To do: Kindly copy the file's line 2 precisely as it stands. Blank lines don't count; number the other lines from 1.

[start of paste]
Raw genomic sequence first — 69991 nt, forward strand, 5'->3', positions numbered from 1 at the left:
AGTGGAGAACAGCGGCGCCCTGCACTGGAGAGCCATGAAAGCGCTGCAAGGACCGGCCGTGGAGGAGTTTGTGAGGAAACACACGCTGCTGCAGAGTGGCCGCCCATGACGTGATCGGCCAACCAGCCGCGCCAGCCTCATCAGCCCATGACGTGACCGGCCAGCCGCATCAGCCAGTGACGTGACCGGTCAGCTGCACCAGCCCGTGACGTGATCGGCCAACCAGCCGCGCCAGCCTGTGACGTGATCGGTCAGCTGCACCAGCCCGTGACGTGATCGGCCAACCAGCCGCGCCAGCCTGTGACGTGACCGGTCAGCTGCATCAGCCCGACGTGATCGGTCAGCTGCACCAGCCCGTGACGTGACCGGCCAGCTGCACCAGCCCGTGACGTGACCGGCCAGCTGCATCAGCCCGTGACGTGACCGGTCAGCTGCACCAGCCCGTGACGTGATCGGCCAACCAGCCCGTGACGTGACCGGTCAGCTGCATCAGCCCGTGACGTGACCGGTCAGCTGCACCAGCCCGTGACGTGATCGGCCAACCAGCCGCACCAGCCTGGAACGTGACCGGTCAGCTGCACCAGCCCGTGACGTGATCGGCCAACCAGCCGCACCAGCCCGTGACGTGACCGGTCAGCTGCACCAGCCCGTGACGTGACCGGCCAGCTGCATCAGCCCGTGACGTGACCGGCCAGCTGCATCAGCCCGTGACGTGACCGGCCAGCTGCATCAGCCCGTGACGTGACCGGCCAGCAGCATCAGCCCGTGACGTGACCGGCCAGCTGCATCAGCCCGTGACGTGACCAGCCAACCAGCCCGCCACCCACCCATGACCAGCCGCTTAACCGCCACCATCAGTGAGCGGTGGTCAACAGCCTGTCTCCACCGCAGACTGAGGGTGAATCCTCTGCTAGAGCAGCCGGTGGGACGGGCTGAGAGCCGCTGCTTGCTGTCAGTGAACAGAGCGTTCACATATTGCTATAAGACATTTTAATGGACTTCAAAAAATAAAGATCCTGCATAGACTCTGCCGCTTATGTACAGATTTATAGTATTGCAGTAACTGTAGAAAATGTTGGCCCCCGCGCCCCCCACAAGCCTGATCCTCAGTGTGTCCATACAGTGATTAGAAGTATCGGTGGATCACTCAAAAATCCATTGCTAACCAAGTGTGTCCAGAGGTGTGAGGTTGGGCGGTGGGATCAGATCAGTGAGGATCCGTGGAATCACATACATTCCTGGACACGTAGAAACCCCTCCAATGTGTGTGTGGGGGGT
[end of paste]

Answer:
AGTGGAGAACAGCGGCGCCCTGCACTGGAGAGCCATGAAAGCGCTGCAAGGACCGGCCGTGGAGGAGTTTGTGAGGAAACACACGCTGCTGCAGAGTGGCCGCCCATGACGTGATCGGCCAACCAGCCGCGCCAGCCTCATCAGCCCATGACGTGACCGGCCAGCCGCATCAGCCAGTGACGTGACCGGTCAGCTGCACCAGCCCGTGACGTGATCGGCCAACCAGCCGCGCCAGCCTGTGACGTGATCGGTCAGCTGCACCAGCCCGTGACGTGATCGGCCAACCAGCCGCGCCAGCCTGTGACGTGACCGGTCAGCTGCATCAGCCCGACGTGATCGGTCAGCTGCACCAGCCCGTGACGTGACCGGCCAGCTGCACCAGCCCGTGACGTGACCGGCCAGCTGCATCAGCCCGTGACGTGACCGGTCAGCTGCACCAGCCCGTGACGTGATCGGCCAACCAGCCCGTGACGTGACCGGTCAGCTGCATCAGCCCGTGACGTGACCGGTCAGCTGCACCAGCCCGTGACGTGATCGGCCAACCAGCCGCACCAGCCTGGAACGTGACCGGTCAGCTGCACCAGCCCGTGACGTGATCGGCCAACCAGCCGCACCAGCCCGTGACGTGACCGGTCAGCTGCACCAGCCCGTGACGTGACCGGCCAGCTGCATCAGCCCGTGACGTGACCGGCCAGCTGCATCAGCCCGTGACGTGACCGGCCAGCTGCATCAGCCCGTGACGTGACCGGCCAGCAGCATCAGCCCGTGACGTGACCGGCCAGCTGCATCAGCCCGTGACGTGACCAGCCAACCAGCCCGCCACCCACCCATGACCAGCCGCTTAACCGCCACCATCAGTGAGCGGTGGTCAACAGCCTGTCTCCACCGCAGACTGAGGGTGAATCCTCTGCTAGAGCAGCCGGTGGGACGGGCTGAGAGCCGCTGCTTGCTGTCAGTGAACAGAGCGTTCACATATTGCTATAAGACATTTTAATGGACTTCAAAAAATAAAGATCCTGCATAGACTCTGCCGCTTATGTACAGATTTATAGTATTGCAGTAACTGTAGAAAATGTTGGCCCCCGCGCCCCCCACAAGCCTGATCCTCAGTGTGTCCATACAGTGATTAGAAGTATCGGTGGATCACTCAAAAATCCATTGCTAACCAAGTGTGTCCAGAGGTGTGAGGTTGGGCGGTGGGATCAGATCAGTGAGGATCCGTGGAATCACATACATTCCTGGACACGTAGAAACCCCTCCAATGTGTGTGTGGGGGGT